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Parliamentary deadlock exacerbates FBT, GST definition anomaly

Disagreement between the houses of parliament over an unrelated amendment will see the definition of a taxi in the Fringe Benefits Tax Act continue to be at odds with the Goods and Services Tax Act.

Tax&Compliance Jotham Lian 16 June 2020
— 1 minute read

Treasury Laws Amendment (2019 Measures No. 3) Bill 2019 was passed by the Senate on Friday, bringing consistency across the FBT Act and the GST Act by amending the definition of a taxi to “a motor vehicle used for taxi travel (other than a limousine)”, replacing the current definition of a taxi as “a motor vehicle licensed to operate as a taxi”.

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However, the House of Representatives disagreed with an unrelated amendment put forward by Centre Alliance senator Rex Patrick to bring grandfathered large proprietary companies into ASIC’s reporting requirements.

As such, the bill will return to the Senate for consideration, meaning the FBT exemption for licensed taxis will not extend to ride-sharing providers such as Uber.

The ATO confirmed that view in July last year, putting it at odds with the definition of a taxi in the GST Act.

Since a Federal Court decision in 2017, ride-sharing providers such as Uber have been required to be registered for GST on the basis that they were supplying taxi travel. 

The proposed bill recognised the influx of ride-sharing providers and noted the contentious and difficult nature of administering the current definition of a taxi in the FBT Act, hence proposing the amendment which would have brought both definitions in line with each other to treat Uber vehicles the same as taxis.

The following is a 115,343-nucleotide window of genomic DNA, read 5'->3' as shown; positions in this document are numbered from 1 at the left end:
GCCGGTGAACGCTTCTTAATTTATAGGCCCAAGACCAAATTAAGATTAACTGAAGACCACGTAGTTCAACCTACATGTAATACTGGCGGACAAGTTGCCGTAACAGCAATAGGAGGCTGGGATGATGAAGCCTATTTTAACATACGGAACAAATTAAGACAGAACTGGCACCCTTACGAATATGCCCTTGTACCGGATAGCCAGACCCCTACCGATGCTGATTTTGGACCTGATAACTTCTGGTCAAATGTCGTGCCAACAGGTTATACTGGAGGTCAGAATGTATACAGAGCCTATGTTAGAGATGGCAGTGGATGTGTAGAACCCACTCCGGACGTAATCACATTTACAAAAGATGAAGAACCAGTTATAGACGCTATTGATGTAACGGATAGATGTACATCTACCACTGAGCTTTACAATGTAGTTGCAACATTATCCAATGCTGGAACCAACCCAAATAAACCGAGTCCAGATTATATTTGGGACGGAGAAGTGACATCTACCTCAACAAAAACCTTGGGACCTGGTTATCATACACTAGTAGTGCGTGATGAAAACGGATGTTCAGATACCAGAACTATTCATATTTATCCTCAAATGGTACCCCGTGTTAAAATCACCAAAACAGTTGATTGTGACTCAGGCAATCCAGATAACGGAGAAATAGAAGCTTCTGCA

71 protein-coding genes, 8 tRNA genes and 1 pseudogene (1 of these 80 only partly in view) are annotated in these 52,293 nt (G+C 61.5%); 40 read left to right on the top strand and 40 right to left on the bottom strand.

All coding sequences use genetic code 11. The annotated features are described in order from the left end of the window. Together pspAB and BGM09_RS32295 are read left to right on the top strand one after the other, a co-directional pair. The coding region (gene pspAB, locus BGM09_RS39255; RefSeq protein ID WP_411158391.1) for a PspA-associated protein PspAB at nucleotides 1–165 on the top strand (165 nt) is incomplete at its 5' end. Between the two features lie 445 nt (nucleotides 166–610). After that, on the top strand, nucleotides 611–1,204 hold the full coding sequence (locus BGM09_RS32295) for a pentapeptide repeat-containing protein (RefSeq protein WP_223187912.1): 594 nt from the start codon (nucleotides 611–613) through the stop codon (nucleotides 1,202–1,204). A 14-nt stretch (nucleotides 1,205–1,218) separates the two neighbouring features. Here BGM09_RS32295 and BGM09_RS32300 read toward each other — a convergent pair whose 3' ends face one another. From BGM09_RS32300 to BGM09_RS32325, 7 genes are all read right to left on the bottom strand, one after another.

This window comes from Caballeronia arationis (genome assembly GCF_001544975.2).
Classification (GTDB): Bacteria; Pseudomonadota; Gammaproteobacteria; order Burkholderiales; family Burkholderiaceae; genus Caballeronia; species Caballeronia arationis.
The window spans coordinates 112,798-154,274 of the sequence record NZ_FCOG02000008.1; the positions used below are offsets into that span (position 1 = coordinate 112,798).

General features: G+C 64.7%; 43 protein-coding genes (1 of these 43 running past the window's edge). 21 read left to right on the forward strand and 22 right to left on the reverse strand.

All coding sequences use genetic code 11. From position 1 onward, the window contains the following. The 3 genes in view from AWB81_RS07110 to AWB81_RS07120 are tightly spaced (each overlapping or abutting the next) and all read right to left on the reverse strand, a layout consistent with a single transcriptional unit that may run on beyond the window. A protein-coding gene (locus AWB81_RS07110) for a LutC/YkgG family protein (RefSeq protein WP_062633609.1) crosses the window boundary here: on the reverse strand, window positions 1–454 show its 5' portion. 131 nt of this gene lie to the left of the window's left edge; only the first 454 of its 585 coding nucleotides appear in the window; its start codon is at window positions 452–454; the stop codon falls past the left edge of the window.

Delay to FASEA extension

The back-and-forth between houses has also caused a delay to a measure in the bill that would have extended the requirement for financial advisers to complete the FASEA exam by one year to 1 January 2022.

The transitional time frame for financial advisers to obtain the approved degree or equivalent qualification would have also been deferred by two years to 1 January 2026.

Senator Patrick has confirmed he will insist on his amendment, casting doubt on the future of the bill and whether it will trigger section 57 of the constitution to resolve the deadlock.

Section 57 provides that if the Senate twice insists on amendments, the Governor-General may simultaneously dissolve both houses. If, after the dissolution, the dispute continues, the Governor-General may convene a joint sitting of the two houses.

Parliamentary deadlock exacerbates FBT, GST definition anomaly
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Jotham Lian

Jotham Lian

Jotham Lian is the editor of Accountants Daily, the leading source of breaking news, analysis and insight for Australian accounting professionals.

Before joining the team in 2017, Jotham wrote for a range of national mastheads including the Sydney Morning Herald, and Channel NewsAsia.

You can email Jotham at: This email address is being protected from spambots. You need JavaScript enabled to view it. 

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